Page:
According to PAGASA, Philippine nights are at their shortest and daytimes are at their longest around the Summer solstice, which falls on June 22 at 1:16 A.M. (Philippine Standard Time). This is the time when the Sun attains its greatest declination of +23.5 degrees and passes directly overhead at noon for all observers at latitude 23.5 degrees North, which is known as the Tropic of Cancer.
Sol + stice derives from a combination of Latin words meaning “sun” + “to stand still.” As the days lengthen, the sun rises higher and higher until it seems to stand still in the sky.
Celebrating the Summer Solstice
Amazed by the great power of the sun, civilizations have for centuries celebrated the first day of summer otherwise known as the Summer Solstice, Midsummer (see Shakespeare), St. John’s Day, or the Wiccan Litha.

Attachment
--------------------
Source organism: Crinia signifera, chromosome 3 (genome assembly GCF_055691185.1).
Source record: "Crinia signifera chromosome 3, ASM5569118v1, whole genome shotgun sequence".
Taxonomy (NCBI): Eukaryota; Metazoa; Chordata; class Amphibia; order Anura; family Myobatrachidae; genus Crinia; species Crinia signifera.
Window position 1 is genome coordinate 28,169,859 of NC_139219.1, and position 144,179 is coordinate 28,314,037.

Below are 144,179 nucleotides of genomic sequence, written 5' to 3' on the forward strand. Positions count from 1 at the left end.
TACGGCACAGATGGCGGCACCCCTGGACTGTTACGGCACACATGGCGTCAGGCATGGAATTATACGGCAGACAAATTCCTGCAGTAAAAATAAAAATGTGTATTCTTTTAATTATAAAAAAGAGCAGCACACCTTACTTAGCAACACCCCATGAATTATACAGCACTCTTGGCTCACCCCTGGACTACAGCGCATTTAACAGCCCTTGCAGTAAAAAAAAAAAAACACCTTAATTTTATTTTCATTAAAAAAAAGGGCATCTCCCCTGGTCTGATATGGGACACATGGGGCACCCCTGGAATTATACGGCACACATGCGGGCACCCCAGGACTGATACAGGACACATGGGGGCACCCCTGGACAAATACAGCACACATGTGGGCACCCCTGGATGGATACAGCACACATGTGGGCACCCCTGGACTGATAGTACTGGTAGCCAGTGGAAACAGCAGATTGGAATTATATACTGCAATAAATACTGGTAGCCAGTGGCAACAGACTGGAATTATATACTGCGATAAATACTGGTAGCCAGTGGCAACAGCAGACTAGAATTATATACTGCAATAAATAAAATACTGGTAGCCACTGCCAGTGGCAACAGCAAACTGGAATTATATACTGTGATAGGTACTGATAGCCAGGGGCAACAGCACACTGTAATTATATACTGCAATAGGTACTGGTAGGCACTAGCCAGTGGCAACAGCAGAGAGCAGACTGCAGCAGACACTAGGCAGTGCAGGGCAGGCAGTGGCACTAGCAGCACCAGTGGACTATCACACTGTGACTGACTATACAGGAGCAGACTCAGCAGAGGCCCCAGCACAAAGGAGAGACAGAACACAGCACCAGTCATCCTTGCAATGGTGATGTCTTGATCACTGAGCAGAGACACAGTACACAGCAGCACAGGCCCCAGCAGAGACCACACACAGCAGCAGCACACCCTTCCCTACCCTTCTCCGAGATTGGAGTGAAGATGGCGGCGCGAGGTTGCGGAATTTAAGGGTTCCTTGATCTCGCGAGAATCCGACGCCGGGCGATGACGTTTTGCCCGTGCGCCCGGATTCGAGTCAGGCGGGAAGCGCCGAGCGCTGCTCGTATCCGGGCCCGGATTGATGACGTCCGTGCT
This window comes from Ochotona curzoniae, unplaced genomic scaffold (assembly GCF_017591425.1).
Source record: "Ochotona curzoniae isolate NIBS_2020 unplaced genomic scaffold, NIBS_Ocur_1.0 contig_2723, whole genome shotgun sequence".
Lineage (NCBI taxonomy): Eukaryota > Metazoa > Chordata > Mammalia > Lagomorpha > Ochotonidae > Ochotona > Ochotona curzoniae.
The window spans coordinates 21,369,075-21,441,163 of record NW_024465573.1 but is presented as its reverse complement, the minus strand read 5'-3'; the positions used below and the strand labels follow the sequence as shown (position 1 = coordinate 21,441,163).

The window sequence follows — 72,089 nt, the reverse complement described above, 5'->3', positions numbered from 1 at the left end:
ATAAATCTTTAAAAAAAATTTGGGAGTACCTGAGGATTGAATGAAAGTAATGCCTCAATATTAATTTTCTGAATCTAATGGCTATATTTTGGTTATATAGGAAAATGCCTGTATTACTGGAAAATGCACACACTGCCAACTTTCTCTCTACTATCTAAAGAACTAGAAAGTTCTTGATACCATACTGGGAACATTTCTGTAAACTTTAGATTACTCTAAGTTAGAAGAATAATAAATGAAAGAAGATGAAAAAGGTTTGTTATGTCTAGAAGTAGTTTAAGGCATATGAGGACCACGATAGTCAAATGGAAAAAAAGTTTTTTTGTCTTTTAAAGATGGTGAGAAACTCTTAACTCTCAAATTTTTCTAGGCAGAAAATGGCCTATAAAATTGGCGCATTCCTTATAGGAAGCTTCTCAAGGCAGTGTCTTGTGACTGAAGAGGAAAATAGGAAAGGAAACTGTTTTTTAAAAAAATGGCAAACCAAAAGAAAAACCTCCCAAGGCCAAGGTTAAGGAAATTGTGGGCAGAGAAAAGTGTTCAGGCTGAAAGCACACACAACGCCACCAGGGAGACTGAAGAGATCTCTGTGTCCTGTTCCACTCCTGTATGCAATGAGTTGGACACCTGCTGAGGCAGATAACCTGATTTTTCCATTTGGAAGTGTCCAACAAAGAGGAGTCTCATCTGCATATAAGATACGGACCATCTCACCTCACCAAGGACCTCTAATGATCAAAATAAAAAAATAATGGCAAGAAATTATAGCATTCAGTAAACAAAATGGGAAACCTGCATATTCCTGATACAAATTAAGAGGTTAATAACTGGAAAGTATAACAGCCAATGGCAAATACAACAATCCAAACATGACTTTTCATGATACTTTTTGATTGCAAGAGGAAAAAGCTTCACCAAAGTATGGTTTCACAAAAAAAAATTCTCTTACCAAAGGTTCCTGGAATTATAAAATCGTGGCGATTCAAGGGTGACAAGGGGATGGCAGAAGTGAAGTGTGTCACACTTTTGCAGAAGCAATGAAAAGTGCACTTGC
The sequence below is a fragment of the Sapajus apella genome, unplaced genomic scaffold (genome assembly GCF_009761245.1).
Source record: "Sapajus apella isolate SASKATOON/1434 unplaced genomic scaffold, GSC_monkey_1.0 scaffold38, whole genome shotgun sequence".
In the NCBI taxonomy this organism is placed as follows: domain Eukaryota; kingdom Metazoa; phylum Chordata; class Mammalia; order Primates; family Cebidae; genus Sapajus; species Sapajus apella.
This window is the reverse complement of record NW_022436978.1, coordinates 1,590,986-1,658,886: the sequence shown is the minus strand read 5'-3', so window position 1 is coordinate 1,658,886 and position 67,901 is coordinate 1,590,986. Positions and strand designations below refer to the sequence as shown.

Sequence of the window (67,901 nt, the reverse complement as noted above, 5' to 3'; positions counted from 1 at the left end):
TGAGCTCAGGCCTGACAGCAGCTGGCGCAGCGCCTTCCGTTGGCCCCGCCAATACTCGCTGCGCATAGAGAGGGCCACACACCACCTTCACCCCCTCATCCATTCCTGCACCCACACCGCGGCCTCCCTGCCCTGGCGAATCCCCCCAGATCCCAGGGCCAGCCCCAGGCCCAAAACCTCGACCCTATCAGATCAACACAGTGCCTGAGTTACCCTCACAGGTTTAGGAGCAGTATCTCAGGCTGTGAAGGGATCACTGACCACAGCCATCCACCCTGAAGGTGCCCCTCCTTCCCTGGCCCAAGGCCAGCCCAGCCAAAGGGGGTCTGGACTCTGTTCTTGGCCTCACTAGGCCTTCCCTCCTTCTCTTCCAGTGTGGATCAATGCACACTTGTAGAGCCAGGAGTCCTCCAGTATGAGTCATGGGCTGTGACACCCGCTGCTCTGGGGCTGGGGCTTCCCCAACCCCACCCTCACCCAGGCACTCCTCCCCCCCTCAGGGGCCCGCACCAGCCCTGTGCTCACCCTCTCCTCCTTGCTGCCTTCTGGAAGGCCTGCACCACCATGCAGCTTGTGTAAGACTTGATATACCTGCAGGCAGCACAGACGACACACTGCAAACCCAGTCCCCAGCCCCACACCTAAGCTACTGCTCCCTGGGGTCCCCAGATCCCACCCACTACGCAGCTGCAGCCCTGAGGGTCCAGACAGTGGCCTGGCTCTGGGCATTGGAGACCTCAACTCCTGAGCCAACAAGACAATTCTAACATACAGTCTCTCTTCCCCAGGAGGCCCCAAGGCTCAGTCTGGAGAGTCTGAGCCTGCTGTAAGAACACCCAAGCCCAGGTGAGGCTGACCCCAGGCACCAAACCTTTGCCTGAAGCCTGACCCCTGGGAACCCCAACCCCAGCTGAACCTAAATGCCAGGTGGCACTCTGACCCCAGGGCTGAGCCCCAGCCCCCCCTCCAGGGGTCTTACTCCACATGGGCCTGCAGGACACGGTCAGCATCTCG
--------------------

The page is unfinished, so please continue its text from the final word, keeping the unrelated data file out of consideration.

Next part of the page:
Perhaps the most enduring modern ties with Summer Solstice were the Druids’ celebration of the day as the “wedding of Heaven and Earth”, resulting in the present day belief of a “lucky” wedding in June.
Today, the day is still celebrated around the world – most notably in England at Stonehenge and Avebury, where thousands gather to welcome the sunrise on the Summer Solstice.
Whatever religious, mystical or spiritual elements were central to Stonehenge, some archaeologists say that its design includes a celestial observatory function, which might have allowed prediction of eclipse, solstice, equinox and other celestial events important to a contemporary religion.
As a matter of fact, when one stands within Stonehenge (facing north-east through the entrance towards the Heel stone or Sun stone one sees the sun rise above the stone at summer solstice.